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Cycling Maintenance – Odd Wheel Noise? Check Your Spokes…

May 2014
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I had the strangest thing happen on my ride Tuesday night… I’m riding along and all of a sudden I hear this odd noise at the front of the bike when I’m out of the saddle, climbing a hill. It sounded like something was rubbing, or maybe like a bearing was going bad. In addition, I noticed a slight warble in the wheel (and by slight, I mean maybe a 2 or 3 mm). I checked the brake clearance by lifting the front end and spinning the wheel while I was out on the road and even though there was a warble, the wheel wasn’t rubbing on the brake pads and there was no noise with the pressure taken off of the front end – I had to look elsewhere.

I rode on and other than the noise when I was out of the saddle, the bike performed fine.  When I got home the investigation began.  First, I knew I had to true the wheel so I started there.  I turned the bike upside down and cranked down the brakes using the barrel adjuster to determine the spot to start.  Much to my surprise, one spoke had worked itself loose – and by loose, I mean loose.  There was a fair amount of play in that spoke.  Tightening the spoke fixed everything.

In the last three years or so, I’ve put more than 12,000 miles on my bikes and have never had a spoke loosen up on me like that so it was a quite a surprise to simply be able to put a 3/4’s of a turn on a spoke and eliminate two problems.  Point is, bike maintenance is pretty simple and logical – as long as you understand the logic… and that’s kind of the trick, isn’t it?

UPDATE: Kecia, a good blog friend, added in the comments section that she had a friend crash because of a loose spoke. She brings up an interesting point that I really didn’t get into in my post but definitely weighed on my decision to keep riding rather than investigate immediately: I was on my 5200 which rolls on Rolf Vector Comp wheels. They are a deep-V, thick walled aluminum rim and are known for being among the most structurally sound aluminum wheels ever put on a bicycle. I reasonably believed that I’d be okay if I kept riding. Now, had I had this problem on my Venge which rolls on Vuelta Corsa SLR rims – a full pound lighter than the Rolf’s, I’d have stopped and looked at the spokes on the side of the road.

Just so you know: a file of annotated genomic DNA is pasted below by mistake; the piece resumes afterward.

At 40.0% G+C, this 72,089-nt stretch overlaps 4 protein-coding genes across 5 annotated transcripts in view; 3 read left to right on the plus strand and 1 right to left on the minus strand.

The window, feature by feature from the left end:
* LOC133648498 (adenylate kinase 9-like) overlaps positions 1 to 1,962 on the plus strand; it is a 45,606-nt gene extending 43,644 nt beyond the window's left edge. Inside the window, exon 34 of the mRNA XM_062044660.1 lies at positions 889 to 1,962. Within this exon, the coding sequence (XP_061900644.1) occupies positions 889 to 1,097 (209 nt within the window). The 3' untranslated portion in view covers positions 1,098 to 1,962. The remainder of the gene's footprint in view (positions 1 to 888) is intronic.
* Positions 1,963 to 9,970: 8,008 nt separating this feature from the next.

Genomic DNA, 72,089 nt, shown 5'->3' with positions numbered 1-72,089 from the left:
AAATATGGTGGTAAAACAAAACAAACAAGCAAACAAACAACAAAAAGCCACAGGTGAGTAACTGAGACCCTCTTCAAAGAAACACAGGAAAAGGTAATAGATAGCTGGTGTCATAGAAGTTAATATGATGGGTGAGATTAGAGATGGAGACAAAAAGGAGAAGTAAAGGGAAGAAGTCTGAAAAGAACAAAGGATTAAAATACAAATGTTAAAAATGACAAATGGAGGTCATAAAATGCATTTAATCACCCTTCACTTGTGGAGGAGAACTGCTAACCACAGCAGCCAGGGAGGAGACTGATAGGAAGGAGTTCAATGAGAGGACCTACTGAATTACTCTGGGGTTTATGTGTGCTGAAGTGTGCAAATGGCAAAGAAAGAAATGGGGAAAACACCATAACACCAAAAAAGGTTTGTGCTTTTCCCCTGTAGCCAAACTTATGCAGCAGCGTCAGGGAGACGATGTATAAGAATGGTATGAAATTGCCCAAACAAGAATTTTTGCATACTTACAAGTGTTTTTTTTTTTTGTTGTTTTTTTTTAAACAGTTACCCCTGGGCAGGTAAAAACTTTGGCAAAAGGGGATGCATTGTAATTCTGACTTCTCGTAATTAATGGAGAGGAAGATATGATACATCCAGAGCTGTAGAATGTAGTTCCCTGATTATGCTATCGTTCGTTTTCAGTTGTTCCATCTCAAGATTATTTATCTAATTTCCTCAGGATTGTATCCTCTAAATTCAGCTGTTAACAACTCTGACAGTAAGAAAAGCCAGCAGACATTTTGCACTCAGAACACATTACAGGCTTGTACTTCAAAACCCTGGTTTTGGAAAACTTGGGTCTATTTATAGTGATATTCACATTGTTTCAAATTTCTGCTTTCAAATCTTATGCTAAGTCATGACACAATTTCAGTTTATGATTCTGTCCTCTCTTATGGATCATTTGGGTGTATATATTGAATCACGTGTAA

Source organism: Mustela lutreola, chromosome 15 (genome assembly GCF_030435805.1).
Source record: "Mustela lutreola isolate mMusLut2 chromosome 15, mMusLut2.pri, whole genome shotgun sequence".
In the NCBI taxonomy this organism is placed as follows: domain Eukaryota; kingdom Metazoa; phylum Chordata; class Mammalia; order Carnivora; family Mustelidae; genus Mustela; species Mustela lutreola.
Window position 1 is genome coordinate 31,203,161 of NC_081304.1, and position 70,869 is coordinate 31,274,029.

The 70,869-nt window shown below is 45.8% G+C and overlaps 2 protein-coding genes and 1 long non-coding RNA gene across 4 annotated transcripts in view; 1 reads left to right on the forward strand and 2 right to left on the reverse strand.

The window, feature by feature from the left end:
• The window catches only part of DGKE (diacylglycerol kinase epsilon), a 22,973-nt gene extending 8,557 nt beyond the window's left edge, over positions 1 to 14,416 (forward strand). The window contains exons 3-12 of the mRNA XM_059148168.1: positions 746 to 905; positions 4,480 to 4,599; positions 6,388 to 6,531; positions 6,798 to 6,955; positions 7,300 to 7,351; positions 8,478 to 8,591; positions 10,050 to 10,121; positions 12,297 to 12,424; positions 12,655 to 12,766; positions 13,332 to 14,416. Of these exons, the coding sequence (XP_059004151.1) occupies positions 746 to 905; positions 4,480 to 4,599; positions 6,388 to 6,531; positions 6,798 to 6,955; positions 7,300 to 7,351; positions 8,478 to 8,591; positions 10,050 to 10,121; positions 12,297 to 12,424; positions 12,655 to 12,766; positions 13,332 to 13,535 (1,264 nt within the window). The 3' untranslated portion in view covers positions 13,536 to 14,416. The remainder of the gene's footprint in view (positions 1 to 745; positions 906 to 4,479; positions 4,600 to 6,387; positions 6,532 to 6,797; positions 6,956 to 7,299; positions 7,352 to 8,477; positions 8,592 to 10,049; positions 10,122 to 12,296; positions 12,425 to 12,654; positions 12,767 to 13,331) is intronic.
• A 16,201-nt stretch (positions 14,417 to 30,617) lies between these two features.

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11 Comments

  1. Kecia says:

    I have a friend who went down hard in a bike race because of a loose spoke. She ended up having to have immediate surgery on her brain to release the pressure building up. She is fine now and still riding 🙂 Loose spokes can be VERY dangerous…thanks for the reminder to check them!!

    • bgddyjim says:

      That’s a great point that I hadn’t even considered Kecia – and I thought about this on the road too… I have Rolf Vector Comp wheels on my 5200 – these are considered to be among the most bulletproof aluminum wheels ever made – I considered this while I was riding so I didn’t bother to check my spokes while I was out (I had a feeling but figured I could wait to check because of the integrity of those wheels). Had I been on my Venge, which has much lighter wheels, I’d have checked the spokes immediately.